UN urges resumed talks between Kosovo and Serbia on conflict’s toll of missing

14 January 2005
UNMIK chief Søren Jessen-Petersen

The United Nations administrator for Kosovo today called for a resumption of direct talks between Serbia and the province to resolve the issue of more than 3,000 people still missing five years after the North Atlantic Treaty Organization (NATO) drove out Yugoslav troops amid ethnic fighting between Albanians and Serbs.

“This is above all else a humanitarian issue,” Secretary General Kofi Annan’s Special Representative Søren Jessen-Petersen said in Geneva, where he met with the president of the International Committee of the Red Cross (ICRC), Jakob Kellenberger.

“The families of missing persons have been suffering for a long time. I am grateful for the ICRC’s offer to take a lead role in facilitating dialogue because we now need to move on this issue. It has been dormant for too long.”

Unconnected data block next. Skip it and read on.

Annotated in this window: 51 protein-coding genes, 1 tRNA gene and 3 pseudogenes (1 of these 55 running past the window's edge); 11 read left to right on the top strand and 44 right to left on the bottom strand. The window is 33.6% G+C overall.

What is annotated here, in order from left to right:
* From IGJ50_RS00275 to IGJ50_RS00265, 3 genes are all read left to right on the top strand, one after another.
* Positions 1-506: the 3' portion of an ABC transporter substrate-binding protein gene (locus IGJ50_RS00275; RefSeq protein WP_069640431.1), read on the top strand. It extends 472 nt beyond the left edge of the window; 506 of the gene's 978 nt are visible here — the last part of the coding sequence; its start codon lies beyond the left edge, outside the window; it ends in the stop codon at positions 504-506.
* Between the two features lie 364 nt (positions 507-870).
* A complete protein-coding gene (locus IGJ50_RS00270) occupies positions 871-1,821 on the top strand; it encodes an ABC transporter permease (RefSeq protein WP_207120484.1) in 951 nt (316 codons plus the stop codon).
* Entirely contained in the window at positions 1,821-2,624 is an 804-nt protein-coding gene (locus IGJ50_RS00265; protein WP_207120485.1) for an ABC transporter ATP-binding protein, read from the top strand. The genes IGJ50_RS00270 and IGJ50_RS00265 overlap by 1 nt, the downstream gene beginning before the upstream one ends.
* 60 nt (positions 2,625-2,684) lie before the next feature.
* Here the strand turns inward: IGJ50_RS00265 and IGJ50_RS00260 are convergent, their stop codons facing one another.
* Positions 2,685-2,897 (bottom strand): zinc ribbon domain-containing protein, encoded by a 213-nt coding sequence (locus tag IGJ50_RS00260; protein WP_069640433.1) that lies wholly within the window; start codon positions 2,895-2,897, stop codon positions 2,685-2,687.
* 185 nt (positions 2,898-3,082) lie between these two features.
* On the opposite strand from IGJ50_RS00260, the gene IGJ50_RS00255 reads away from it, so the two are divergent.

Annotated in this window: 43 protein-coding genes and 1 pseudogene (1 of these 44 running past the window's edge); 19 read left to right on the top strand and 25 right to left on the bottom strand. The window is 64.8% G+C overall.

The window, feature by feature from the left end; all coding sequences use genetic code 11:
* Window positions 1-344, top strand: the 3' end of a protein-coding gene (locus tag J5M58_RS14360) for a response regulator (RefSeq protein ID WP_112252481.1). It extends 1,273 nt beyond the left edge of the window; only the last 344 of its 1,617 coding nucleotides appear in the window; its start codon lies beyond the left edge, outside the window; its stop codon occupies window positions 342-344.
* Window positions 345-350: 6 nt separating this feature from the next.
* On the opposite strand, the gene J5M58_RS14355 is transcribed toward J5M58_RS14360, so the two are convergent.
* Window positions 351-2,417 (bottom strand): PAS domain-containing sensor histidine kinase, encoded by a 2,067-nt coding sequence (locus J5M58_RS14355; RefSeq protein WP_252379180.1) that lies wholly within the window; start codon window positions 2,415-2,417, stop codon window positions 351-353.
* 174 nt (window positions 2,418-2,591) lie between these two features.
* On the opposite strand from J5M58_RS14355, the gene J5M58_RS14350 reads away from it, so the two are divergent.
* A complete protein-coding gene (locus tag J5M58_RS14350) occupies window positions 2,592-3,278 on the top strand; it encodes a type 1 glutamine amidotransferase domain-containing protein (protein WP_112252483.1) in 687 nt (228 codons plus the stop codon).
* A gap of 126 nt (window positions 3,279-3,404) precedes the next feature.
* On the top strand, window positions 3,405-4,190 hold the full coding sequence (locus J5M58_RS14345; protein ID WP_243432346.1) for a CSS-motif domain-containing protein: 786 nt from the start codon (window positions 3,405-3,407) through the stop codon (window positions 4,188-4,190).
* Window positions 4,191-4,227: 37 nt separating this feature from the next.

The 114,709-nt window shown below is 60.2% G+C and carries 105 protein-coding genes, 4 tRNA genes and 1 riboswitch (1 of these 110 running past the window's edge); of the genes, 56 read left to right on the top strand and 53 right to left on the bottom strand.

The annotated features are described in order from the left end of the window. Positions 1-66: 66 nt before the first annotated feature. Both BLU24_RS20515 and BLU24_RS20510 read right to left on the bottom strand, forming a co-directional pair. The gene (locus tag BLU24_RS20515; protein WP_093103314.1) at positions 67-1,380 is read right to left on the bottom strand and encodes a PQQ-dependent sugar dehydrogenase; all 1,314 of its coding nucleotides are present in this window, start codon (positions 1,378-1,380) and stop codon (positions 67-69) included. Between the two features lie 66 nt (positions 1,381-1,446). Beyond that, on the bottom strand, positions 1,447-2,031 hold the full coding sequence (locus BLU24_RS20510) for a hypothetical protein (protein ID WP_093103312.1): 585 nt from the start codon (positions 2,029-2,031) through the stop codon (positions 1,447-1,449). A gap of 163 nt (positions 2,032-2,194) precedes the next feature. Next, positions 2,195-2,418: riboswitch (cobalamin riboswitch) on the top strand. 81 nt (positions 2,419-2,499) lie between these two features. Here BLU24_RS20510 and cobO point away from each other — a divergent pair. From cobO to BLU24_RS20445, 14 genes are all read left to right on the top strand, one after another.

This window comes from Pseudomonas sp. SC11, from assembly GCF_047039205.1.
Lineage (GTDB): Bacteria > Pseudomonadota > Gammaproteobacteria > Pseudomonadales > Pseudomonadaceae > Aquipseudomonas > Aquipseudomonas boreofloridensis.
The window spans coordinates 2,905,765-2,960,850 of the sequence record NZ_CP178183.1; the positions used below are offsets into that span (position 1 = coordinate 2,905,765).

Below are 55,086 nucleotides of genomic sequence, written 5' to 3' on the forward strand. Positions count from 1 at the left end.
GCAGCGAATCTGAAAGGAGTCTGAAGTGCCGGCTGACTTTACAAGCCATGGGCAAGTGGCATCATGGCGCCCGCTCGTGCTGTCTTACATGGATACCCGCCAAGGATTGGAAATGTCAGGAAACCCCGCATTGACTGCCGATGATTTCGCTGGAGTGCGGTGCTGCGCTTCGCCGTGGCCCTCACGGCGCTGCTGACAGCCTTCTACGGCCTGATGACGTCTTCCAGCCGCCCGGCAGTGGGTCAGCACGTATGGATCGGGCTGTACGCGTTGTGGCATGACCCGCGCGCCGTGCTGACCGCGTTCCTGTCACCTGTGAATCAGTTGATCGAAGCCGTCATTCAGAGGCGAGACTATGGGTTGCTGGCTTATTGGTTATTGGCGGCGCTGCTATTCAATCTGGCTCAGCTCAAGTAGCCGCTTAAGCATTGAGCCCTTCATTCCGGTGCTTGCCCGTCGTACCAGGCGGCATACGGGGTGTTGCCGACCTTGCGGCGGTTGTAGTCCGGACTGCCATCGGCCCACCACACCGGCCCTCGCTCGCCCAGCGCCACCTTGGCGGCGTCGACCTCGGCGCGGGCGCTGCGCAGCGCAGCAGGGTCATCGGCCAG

Further delays, he added, would only aggravate the suffering of families in all the communities involved. They had a right to know what had happened to their loved ones.

The UN Interim Administration Mission in Kosovo (UNMIK), which has run the province since 1999, “is ready to move on this issue straight away with the backing of the international community,” Mr. Jessen-Petersen said.

A resumption of direct dialogue between the two sides would accelerate the process of returning mortal remains. Better exchange of information would also help overcome technical difficulties and make it easier to determine the whereabouts of missing persons, as well as improve coordination between the different agencies involved.

Mr. Kellenberger reaffirmed his organization’s commitment to chairing a working group bringing together representatives of the two sides, which has only met once since it was set up in March 2004, to find out what has happened to the missing.

 

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